copy of verses of no great merit. Shortly after, he issued a poem entitled, “ The Force of Religion; or, Vanquished Love:" it was founded on the story of Lady Jane Grey and her husband, and was ushered in by a flaming dedication to the Countess of Salisbury. On the death of the Queen, in 1714, he published a panegyric in verse on her memory, and inscribed it to Addison. In these days flattery to princes and nobles was a commodity almost essential to poetry—a tawdry court dress which every poet was obliged to put on for the nonce; and not even Dryden has excelled Young in the violent unlikeness and unsparing incense of his adulations. It is satisfactory to remember that, on cool reflection, he cancelled the most of those unworthy effusions; although he continued to the last very much of a courtier, as the dedications to the “Night Thoughts” sufficiently prove. He is supposed about the year 1717 to have visited Ireland in company with Wharton.

In 1719 his tragedy of “ Busiris” appeared on the stage, and had considerable success. He sold the copyright afterwards to B. Lintot, for £84, which, for a first play by an author previously unknown, was thought a large sum. “Busiris” is a play of that solemnly pompous and intensely artificial school, the race of which has been long since gathered to its fathers. It is conceived and written in 'Ercles’ vein; and Nat Lee himself, in his wild ranting plays, has scarcely surpassed the torrents of bombastic nonsense which issue from the lips of Myron. Immediately after “Busiris” he published his Paraphrase on part of the Book of Job, a production scarcely worthy either of Young or of the sublime original. The descriptions in that grandest of all poems, which are so rich and massive as to press almost on the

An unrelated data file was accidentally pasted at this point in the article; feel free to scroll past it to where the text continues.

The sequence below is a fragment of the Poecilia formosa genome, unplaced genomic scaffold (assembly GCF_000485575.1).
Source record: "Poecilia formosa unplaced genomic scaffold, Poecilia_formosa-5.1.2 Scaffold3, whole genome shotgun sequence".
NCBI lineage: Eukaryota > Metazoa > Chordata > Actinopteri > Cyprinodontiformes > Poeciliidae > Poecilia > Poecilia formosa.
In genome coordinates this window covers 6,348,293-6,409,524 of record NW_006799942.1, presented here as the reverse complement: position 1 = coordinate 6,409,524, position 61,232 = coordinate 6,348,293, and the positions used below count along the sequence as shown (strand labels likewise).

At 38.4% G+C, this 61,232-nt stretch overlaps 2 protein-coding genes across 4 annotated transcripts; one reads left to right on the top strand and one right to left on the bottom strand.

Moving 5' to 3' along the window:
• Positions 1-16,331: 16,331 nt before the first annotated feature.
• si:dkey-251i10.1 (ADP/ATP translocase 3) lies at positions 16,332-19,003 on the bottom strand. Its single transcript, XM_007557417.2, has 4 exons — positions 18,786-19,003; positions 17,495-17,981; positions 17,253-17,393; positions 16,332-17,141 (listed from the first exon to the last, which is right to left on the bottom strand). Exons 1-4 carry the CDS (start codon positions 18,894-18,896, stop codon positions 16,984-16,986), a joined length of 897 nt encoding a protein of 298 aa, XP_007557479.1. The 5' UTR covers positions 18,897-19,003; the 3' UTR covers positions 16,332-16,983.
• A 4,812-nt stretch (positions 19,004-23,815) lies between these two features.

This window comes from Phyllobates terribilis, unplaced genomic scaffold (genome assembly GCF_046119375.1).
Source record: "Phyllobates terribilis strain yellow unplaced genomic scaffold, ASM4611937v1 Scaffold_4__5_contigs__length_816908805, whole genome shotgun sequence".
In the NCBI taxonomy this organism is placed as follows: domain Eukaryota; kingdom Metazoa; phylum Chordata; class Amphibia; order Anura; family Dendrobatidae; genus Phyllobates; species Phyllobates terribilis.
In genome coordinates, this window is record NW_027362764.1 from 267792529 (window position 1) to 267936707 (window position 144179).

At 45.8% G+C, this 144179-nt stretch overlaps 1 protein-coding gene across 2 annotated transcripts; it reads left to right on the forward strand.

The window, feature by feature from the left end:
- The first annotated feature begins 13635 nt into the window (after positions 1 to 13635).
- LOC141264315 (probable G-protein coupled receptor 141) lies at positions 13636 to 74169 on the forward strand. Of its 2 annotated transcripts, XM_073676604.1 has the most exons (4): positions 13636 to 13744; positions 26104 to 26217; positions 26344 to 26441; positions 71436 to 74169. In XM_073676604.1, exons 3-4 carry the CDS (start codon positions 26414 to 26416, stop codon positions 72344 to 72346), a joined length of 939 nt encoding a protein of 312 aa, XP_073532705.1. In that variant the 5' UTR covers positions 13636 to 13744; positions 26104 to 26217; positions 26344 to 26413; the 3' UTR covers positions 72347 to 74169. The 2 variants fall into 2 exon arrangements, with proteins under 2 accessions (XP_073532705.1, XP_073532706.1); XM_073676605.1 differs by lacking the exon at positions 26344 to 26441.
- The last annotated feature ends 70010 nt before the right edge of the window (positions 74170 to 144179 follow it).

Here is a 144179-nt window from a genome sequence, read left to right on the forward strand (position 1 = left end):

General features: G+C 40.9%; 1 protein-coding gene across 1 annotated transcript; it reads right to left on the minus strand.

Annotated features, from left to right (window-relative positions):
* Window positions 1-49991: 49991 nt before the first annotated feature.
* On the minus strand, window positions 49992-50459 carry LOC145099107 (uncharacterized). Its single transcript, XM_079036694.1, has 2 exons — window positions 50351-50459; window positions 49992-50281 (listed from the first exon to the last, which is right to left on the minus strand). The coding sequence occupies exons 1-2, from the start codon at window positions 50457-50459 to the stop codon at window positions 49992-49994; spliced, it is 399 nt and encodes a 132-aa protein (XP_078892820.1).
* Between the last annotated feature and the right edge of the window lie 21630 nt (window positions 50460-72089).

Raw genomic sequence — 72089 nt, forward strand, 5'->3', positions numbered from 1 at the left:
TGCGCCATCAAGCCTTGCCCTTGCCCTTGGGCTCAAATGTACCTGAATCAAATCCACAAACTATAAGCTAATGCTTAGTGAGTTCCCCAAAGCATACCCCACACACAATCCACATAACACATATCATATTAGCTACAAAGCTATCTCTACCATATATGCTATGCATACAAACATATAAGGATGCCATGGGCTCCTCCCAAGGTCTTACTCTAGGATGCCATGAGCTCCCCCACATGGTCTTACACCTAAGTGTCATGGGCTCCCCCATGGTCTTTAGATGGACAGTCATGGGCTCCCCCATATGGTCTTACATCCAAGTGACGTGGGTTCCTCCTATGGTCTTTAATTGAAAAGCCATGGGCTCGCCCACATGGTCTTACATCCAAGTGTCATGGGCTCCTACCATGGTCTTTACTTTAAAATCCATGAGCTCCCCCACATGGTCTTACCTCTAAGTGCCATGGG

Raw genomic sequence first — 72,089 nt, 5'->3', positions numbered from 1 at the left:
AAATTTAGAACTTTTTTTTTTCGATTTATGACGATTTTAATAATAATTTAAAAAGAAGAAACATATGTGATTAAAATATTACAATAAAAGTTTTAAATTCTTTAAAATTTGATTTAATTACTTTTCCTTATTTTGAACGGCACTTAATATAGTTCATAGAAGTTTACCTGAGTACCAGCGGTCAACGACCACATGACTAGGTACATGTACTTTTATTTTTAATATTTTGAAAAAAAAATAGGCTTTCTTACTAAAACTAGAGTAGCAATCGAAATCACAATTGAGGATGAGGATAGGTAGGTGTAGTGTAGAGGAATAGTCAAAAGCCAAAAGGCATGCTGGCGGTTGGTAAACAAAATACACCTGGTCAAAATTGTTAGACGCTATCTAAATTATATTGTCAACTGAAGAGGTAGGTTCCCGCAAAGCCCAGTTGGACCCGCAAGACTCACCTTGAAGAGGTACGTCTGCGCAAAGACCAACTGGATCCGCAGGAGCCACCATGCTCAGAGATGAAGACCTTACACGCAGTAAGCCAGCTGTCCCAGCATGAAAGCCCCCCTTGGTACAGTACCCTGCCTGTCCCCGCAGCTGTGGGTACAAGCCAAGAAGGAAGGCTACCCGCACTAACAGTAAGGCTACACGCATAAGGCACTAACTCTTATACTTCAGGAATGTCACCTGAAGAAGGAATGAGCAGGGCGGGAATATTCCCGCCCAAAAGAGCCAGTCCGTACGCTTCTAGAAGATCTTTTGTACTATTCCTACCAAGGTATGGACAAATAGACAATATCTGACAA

sense, are more fairly represented in our common prose translation than in the poetical paraphrase of Young. We are far, however, from being opposed, with some critics, to the principle of paraphrasing Scripture. We admire to enthusiasm many of the Scottish paraphrases, some of Byron's and Moore's Hebrew Melodies, and Croly’s Scenes from Scripture; and should like to see all the poetry of the Bible versified by some competent hand.

In 1721 appeared “ The Revenge,” by far the most powerful of his tragedies. Its great fault lies in its likeness to Othello : its great praise is, that, though it imitates and challenges comparison with that Shakspearean masterpiece, it has not been utterly sunk and eclipsed before it. As a play, we think it decidedly second-rate; the plot is not artistically managed, and the means by which jealousy is excited in the mind of Alonzo, are a very poor and shabby copy of those in Shakspeare. Zanga has been called a “ vulgar caricature of Iago ;” he is so in part, perhaps, but Young has abated the vulgarity of the imitation by endowing his hero with a wild and native vein of poetry. Iago is a subtler, colder fiend than Zanga, and indulges more in sneers and in smut than in declamation. Zanga's speeches exhaust the rhetoric of revenge. Iago has nothing but intellect, wit, and malignity. Zanga has an imagination worthy of the hot and lion-peopled land of his birth. Iago, after his detection, sinks into obstinate silence; he stiffens into the statue of a demon, Zanga dies, using lofty imagery.

Indeed, “ The Revenge ” owes all its interest to the flames of poetic genius which burst out at every pore of its otherwise coarse and copied structure. It was dedicated to Wharton, with whom Young continued to be intimate; whom he taught to speak good Latin in the space of six weeks ; and who lent him money to reimburse him for the expenses of an unsuccessful attempt to get into Parliament. This was in 1721; the place was Cirencester. The election, however, was contested, and fortunately, perhaps, both for Young and the world, he was unsuccessful. Had he gained the seat, he had very probably,

Though born for the universe, narrow'd his mind,
And to party given up what was meant for mankind;